If there's something strange in your neighborhood … then you probably just live in Philadelphia or one of its equally weird suburbs, which are the inspiration behind this crop of locally based 2017 Halloween costumes.
A candidate who seriously proposed getting drug-sniffing bunnies for Phoenixville's police department at a mayoral forum this month had a bad hare day when borough residents — who did what he didn't do and Googled his proposal — informed him that it was based on a hoax.
This weekend in Phoenixville, two men got their costume inspiration from local politics. Dave Strunk scrapped his initial costume idea and instead dressed up as mayoral candidate Dave Gautreau, who proposed the police bunnies. Strunk carried around a stuffed rabbit with a police vest that had an anti-marijuana patch on it.
"My audience was well-informed locals with a great sense of humor, and there were lots who complimented me on the idea … although some quick background was needed for a few people," Strunk said.
Resident Jeff Kenney took it a hop and a step further and dressed as a drug-sniffing police bunny, with ears, a vest and a badge.
"I was inspired to go with that costume by our local mayoral candidate who thought drug-sniffing rabbits were a thing that existed," Kenney said. "I wanted people to see how ridiculous such a thing actually looked."
Kenney said he frisked a couple people during the evening but was as "ineffective as a drug-sniffing rabbit and couldn't locate any contraband."
This is an amazing costume based on an amazing Philly artist, Tariq "Black Thought" Trotter, co-founder of the Roots. It's creative, clever and cool. Speaking of which, have you seen this video of Black Thought freestyling with Ahmir "Questlove" Thompson back in Philly in the 90s?
Chester County funeral director Caleb Wilde is an author who shares the wisdom and comedy of death with his more than 20,000 Twitter followers. A picture he posted on the social media site this week shows that he brings the same sense of humor to his Halloween costumes, with this play on the name of Edgar Allan Poe, who lived in Philadelphia for six years.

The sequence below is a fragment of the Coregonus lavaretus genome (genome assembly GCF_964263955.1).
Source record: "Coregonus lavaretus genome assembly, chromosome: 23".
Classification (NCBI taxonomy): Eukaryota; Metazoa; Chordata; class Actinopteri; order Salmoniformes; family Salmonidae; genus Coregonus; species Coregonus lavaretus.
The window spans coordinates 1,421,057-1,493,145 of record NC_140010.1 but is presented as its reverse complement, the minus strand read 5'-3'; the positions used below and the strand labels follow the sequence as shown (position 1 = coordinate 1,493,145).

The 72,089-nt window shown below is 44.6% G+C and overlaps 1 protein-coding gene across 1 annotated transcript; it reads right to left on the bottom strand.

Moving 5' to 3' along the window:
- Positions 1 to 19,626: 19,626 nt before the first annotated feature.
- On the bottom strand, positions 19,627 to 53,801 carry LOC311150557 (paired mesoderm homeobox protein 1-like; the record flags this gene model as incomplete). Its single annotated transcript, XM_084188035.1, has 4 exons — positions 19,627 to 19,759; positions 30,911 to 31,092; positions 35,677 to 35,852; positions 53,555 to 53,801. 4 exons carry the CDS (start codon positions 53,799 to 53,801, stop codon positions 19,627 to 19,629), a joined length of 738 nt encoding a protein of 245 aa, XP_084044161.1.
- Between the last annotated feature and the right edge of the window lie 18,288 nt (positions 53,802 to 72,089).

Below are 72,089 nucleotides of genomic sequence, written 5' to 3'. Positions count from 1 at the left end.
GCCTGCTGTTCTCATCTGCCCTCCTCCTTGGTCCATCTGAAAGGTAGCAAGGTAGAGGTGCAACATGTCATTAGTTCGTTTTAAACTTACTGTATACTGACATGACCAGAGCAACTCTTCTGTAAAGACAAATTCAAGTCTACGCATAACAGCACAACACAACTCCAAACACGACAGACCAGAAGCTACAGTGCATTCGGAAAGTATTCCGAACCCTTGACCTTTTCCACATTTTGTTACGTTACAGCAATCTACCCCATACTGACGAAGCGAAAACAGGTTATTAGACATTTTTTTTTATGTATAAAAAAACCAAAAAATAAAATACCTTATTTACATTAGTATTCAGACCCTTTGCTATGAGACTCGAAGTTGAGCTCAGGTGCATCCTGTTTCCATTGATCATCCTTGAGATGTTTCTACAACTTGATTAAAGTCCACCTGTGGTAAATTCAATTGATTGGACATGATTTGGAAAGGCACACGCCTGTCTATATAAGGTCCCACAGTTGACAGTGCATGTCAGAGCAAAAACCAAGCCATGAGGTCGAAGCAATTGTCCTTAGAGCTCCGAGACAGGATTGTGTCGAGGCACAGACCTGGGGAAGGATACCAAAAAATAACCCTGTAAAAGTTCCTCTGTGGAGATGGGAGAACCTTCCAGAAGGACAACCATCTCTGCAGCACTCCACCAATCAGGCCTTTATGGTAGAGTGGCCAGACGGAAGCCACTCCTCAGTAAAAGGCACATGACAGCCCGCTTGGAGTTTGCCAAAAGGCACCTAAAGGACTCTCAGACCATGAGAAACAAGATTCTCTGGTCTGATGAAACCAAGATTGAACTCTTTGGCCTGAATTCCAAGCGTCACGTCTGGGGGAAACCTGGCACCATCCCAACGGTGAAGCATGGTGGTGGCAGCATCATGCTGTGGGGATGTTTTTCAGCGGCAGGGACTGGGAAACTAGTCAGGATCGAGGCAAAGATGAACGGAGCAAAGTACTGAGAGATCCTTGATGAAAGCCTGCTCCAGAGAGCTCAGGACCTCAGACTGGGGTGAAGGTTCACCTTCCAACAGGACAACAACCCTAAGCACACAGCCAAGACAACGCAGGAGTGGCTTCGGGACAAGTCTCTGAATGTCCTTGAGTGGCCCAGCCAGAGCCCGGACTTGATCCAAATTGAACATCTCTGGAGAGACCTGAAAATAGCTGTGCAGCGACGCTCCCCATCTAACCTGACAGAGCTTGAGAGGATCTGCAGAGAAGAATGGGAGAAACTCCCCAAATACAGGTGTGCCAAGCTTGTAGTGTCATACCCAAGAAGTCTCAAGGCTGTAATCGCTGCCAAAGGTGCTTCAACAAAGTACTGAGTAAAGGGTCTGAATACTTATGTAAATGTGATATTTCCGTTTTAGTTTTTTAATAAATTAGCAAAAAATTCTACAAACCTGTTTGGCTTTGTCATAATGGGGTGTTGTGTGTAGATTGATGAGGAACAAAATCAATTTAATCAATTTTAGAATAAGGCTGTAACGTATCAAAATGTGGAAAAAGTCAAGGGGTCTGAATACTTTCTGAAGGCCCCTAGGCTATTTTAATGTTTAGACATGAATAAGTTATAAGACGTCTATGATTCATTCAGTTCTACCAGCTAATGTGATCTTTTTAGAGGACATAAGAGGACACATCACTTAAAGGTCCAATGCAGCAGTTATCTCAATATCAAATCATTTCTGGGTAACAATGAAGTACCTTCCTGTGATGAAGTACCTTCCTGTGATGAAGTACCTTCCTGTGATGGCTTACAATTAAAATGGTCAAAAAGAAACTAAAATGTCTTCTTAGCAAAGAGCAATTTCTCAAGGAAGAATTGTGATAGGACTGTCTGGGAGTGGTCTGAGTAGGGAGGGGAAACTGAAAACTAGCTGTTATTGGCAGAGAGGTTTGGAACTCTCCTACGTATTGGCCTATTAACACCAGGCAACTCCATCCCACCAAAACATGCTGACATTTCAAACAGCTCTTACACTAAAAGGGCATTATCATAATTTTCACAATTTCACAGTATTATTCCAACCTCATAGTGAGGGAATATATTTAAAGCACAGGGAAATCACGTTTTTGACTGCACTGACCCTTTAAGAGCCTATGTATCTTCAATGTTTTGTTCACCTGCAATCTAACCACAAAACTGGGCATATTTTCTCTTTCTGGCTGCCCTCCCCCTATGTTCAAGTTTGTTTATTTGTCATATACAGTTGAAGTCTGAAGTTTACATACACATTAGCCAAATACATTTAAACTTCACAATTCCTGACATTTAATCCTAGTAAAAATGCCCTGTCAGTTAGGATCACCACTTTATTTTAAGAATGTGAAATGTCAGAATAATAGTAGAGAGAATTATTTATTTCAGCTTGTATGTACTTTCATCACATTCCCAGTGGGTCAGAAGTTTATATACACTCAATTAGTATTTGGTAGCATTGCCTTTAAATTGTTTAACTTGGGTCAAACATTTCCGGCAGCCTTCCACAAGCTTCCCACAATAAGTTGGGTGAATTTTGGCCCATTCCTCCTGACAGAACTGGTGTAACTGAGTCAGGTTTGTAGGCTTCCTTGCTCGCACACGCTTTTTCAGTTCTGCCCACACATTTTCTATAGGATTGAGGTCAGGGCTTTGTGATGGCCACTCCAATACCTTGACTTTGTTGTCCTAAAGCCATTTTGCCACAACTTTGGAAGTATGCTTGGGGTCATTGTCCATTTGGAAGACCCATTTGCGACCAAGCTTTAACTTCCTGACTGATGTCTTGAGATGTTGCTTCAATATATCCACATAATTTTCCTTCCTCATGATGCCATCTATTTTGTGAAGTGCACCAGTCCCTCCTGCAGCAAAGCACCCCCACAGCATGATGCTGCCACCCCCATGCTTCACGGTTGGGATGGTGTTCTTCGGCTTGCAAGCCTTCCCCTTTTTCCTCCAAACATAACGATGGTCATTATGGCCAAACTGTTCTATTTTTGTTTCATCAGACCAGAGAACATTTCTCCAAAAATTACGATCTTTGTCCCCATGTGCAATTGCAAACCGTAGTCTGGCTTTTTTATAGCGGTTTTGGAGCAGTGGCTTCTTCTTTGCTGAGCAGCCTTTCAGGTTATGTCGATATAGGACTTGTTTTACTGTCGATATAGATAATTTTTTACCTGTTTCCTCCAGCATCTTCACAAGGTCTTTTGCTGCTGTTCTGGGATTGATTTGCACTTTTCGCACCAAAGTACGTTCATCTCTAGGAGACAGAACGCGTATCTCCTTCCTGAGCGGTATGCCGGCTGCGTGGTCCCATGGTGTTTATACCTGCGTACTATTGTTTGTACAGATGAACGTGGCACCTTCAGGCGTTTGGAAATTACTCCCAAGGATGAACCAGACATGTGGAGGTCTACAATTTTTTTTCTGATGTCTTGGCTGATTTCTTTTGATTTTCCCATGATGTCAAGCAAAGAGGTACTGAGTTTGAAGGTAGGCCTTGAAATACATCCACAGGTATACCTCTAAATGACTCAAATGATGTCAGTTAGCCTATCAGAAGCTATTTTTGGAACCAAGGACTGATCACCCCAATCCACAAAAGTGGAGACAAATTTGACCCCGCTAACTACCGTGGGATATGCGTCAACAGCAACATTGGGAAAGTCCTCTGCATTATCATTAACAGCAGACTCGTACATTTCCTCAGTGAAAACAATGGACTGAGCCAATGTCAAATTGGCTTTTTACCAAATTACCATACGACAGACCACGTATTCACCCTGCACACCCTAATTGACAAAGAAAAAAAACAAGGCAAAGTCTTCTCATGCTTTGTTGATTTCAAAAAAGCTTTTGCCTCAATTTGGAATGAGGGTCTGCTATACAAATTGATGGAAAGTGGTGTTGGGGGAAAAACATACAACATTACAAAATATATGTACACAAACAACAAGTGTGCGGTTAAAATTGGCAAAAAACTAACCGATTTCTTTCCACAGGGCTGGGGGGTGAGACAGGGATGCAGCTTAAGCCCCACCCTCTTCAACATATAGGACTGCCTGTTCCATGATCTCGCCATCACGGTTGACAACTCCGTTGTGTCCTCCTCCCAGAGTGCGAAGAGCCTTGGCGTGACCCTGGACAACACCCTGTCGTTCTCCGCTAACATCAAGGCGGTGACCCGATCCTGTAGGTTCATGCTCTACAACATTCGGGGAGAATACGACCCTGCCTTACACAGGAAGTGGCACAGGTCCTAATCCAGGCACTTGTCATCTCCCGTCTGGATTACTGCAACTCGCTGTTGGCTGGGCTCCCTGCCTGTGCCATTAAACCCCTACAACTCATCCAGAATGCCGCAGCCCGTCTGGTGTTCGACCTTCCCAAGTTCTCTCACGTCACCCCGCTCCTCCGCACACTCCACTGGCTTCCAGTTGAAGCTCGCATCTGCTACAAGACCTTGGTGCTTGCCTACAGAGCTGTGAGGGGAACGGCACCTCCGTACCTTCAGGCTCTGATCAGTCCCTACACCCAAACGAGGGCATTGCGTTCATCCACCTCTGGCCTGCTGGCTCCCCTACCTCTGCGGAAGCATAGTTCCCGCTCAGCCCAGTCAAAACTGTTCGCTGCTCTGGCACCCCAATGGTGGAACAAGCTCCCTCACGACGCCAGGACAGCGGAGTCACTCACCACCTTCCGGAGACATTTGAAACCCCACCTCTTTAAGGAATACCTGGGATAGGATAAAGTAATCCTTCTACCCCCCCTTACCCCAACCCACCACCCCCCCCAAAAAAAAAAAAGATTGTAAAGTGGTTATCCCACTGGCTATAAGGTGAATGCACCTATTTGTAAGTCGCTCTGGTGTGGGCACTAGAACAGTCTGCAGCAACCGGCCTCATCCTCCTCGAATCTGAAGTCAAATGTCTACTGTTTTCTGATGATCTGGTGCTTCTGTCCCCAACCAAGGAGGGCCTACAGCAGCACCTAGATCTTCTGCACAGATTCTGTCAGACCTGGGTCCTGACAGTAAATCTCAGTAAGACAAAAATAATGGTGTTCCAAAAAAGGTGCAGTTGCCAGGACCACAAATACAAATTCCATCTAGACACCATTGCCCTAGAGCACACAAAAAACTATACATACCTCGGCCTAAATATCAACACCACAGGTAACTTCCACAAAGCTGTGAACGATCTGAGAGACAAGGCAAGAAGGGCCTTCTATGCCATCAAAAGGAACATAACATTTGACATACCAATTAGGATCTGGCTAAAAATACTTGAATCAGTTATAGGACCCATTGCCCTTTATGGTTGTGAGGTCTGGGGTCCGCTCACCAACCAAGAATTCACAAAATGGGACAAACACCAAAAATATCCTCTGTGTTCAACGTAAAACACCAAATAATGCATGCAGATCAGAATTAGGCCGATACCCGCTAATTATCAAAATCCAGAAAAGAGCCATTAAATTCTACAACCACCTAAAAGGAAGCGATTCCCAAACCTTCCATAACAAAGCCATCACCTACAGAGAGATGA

For children of the 80s, the game show Double Dare — which filmed three of its seven seasons in Philadelphia — remains a milestone in pop culture. Javier Morris said he didn't undertake the physical challenge of making his own costume, but rather found it at a Spirit Halloween costume store.
"I don't want the misconception that it was a costume made from scratch, but I do think it was an absolute must-have," he said.
Given that the area code on this cab is for Alberta, we're guessing this photograph was not taken in Philadelphia, but the costume and moves are so spot-on we had to share. Twitter user @Anthonyjohnc21, who tweeted the photo, did not respond to a request for more information, like: How did the Fresh Prince get to Canada?
Jackie Phillips of Port Richmond said she went as the scariest thing she could think of — I-76, also known as the Schuylkill Expressway.
"Nothing beats the anxiety and sheer terror of rush hour on the Schuylkill," she said.
Well played, Jackie. Well played.
In May, a mural of a squirrel eating a SEPTA token went up in North Philly to much fanfare. Krista Guerrieri, a transportation planner, public-art proponent and West Philly resident, used the mural as the inspiration for her costume this year. We hope she ran into someone dressed up as the pretzel-eating raccoon from a Port Richmond mural.
Well, this costume is so local — and so meta — it was inspired by the very site you are visiting right now. Spooky!
Andrew Leshak, national digital sales specialist for Philadelphia Media Network, the parent company of Philly.com, the Daily News and the Inquirer, decided to support local journalism by dressing up as Philly.com's metered subscription model for Halloween.
"Content creators and contributors should be compensated for the work they do, regardless of if it is in print or digital," Leshak said. "If you subscribe today and support journalism, this will be the last time you see the meter!"